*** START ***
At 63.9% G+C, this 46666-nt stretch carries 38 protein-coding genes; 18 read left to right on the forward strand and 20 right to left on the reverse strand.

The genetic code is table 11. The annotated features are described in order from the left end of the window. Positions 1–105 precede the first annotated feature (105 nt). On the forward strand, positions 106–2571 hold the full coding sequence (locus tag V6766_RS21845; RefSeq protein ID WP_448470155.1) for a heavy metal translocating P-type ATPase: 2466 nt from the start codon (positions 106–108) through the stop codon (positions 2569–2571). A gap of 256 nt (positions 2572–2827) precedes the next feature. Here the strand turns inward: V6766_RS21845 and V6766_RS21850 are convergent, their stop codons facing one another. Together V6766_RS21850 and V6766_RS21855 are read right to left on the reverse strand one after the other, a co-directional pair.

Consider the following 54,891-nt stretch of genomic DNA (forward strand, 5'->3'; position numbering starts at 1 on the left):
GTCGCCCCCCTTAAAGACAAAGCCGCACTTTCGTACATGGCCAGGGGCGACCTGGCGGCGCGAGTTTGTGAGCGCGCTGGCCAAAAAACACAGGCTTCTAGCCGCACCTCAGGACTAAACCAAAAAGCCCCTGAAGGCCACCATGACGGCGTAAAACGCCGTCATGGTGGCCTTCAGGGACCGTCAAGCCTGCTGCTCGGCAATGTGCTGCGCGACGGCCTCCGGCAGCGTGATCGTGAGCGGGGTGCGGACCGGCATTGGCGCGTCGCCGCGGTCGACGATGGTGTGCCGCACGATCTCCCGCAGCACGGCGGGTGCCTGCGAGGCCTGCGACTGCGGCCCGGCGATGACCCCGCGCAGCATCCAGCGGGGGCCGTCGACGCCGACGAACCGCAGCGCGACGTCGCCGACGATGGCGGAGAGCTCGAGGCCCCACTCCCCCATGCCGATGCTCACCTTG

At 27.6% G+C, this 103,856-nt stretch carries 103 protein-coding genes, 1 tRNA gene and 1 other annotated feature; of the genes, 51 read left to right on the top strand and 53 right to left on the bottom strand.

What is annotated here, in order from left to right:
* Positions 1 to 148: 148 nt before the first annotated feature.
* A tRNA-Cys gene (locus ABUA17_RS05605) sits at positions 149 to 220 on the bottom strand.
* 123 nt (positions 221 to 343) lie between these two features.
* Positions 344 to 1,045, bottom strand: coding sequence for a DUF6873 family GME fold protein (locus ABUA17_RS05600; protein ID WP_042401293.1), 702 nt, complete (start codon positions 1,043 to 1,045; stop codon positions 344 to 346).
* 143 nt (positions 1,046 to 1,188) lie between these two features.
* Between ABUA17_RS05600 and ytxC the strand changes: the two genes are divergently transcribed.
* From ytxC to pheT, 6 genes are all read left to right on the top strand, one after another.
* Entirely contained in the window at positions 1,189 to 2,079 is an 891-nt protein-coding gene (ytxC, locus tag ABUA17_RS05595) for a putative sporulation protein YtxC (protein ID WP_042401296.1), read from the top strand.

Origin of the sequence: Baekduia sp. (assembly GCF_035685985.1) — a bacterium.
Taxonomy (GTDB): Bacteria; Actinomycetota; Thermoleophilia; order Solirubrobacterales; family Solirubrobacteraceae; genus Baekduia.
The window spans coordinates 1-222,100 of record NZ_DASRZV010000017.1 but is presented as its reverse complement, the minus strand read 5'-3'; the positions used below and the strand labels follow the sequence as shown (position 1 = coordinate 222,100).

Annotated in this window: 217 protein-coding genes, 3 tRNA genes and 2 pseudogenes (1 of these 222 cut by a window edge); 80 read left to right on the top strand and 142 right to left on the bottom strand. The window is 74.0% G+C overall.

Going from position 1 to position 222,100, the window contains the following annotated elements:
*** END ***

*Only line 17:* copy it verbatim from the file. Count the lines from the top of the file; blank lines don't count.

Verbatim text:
The window spans coordinates 1-222,100 of record NZ_DASRZV010000017.1 but is presented as its reverse complement, the minus strand read 5'-3'; the positions used below and the strand labels follow the sequence as shown (position 1 = coordinate 222,100).